Laws of Æthelberht, King of Kent, from around 600 A.D.
    (These are the earliest English laws, written in Anglo-Saxon, or Old English.  Mostly they appear to be a documentation of customary or oral law, and were therefore not legislation in the modern sense.  The writing of the laws seems to have happened soon after the king converted to Christianity and was introduced to the practice of writing by Augustine and the monks who accompanied him.  This file contains a sampling of the laws in Anglo-Saxon, along with a modern English translation)

Hunting Decree in the form of a writ, William I (the Conqueror)
    (Made between 1070 and 1088.  Modern enacted statutes do not yet appear in England.  Most of William's writs were in Latin only.  A few, like this one, were in Anglo-Saxon or Old English, perhaps to emphasize that--although he had conquered England and spoke French--he considered himself the legitimate heir of the Anglo-Saxon kings)

Statute of Marlborough (1267)
    (This appears to be the oldest English statute that is still (partially) in force today.  It might be the oldest statute that is in force anywhere in the world.  If you have other candidates, please email me.  I am not including religious laws like the Ten Commandments)

Treason Act (1351)
    (This act is also still in force today in England.  Note the broad definition of treason, which includes simply "imagining" the king's death. The act as presented is in English translation and includes only the part still in force; the original included many other acts, like counterfeiting the coinage of the realm.  As to the penalty, see the movie Braveheart.  I have added the original law French version.)

Statute of Pleading (1362)
    (Required use of English in court pleading, noting that French is much unknown in the realm. Nonetheless, lawyers continued to use French intermittently for another three centuries)

Early Arms Control Act (1383)

Treason Act (1495)
   (Around the time of Henry VII, statutes--like this one enacted in the 11th year of his reign--appear in English rather than Law French)

An Act agaynst wearing of costly Apparrell (1509)

An Acte for Lawes & Justice to be ministered in Wales in like fourme as it is in this Realme (1535)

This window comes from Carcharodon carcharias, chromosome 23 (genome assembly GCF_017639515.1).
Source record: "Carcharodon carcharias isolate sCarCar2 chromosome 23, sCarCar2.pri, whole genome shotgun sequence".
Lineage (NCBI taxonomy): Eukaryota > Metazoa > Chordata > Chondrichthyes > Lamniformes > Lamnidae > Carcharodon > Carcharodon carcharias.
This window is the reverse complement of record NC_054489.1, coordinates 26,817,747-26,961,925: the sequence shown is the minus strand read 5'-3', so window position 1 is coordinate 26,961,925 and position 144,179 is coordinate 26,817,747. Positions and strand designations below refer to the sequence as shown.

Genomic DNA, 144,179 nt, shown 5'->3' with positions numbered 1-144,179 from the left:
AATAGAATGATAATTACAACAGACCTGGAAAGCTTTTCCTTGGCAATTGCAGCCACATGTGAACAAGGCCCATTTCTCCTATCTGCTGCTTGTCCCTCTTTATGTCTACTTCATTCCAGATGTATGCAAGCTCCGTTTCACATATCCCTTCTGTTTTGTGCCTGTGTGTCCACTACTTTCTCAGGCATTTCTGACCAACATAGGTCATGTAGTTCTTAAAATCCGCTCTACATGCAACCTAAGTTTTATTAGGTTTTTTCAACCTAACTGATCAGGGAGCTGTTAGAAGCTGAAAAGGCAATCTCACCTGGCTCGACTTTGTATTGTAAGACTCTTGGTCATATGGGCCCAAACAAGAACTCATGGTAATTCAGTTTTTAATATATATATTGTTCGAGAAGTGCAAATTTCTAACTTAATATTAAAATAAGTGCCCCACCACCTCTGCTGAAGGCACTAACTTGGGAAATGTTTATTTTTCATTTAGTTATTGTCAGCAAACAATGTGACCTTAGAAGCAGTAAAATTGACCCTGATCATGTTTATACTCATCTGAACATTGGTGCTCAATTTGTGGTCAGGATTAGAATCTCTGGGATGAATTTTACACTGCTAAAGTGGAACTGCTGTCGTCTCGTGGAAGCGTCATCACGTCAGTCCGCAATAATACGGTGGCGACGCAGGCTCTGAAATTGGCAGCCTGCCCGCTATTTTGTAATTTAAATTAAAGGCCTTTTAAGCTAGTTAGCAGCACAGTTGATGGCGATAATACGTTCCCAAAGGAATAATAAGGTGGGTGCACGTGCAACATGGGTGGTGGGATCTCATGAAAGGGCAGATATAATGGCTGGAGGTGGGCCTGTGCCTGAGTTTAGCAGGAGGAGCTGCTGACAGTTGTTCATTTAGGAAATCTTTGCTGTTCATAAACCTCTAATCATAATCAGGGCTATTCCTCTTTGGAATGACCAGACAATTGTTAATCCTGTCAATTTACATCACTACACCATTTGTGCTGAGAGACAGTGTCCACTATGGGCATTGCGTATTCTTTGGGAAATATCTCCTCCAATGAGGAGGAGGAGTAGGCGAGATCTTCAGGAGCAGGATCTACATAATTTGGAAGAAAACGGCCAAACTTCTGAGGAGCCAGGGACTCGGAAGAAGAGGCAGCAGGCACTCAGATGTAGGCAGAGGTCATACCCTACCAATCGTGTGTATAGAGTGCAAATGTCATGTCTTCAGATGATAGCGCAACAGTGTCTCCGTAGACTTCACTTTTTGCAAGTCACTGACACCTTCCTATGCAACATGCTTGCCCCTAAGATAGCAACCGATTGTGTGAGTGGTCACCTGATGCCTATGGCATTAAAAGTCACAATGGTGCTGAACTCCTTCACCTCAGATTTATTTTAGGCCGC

(Henry VIII benevolently extends to Wales the laws of England, relieving the Welsh of their "senister usages and customes", and noting that their "speche [is] ne consonant to the naturall mother tonge used within this Realme")

An Ordinance for the better observation of the Lords-Day (1644)
    (A Puritan statute passed during the Commonwealth.  Besides requiring observance of the Sabbath, it forbade maypoles, which the Puritans felt were heathen.)

An Act for turning the Books of the Law, and all Proces and Proceedings in Courts of Justice, into English (1650)
    (Another Puritan statute; note that it provided a reward to those who sued to enforce the law.  It was repealed after the monarchy was restored)

Statute of Frauds: text (1677); an original printing: photo1   photo2   photo3   photo4   photo5
    (This famous statute requires that various legal transactions be in writing or evidenced by a writing.  It contains several provisions relating to wills that are still in effect, in virtually the same terms, today in the United States)

The infamous British Tea Act of 1773
    (This was one of the causes of the American Revolution and led directly to the Boston Tea Party)

Welsh Language Act (1993)
      (This act sets up a board to promote the use of the Welsh language in public and requires public bodies dealing with Welsh speakers to establish a scheme to put Welsh and English on an equal footing.  The act (beginning in section 22) allows Welsh to be used in legal proceedings.  The act repeals legislation of Henry VIII in the sixteenth century that (re)incorporated Wales into England and the English legal system)


Act to Abolish Death Penalty, Maine, 1874 (photo)
    (This was apparently a legislator's copy, who kept track of the votes on the bottom of the page; it lost)

Some state statutes requiring plain English in certain classes of consumer documents (including the original New York law)

Various American state statutes declaring English the official language of the state.
     (This file is a few years old and might be a bit out of date.  The Arizona statute was ruled unconstitutional in the Ruiz case, posted elsewhere on this site)

The Iraq Liberation Act of 1998

Congressional Resolution Authorizing Use Of Military Force Against Iraq (2002)
    (It is generally accepted that a statute cannot be true or false.  But notice that the various propositions in the "whereas" clauses are clearly factual, and many of them are certainly false (Iraq had weapons of mass destruction, was harboring members of Al Qaida, etc.)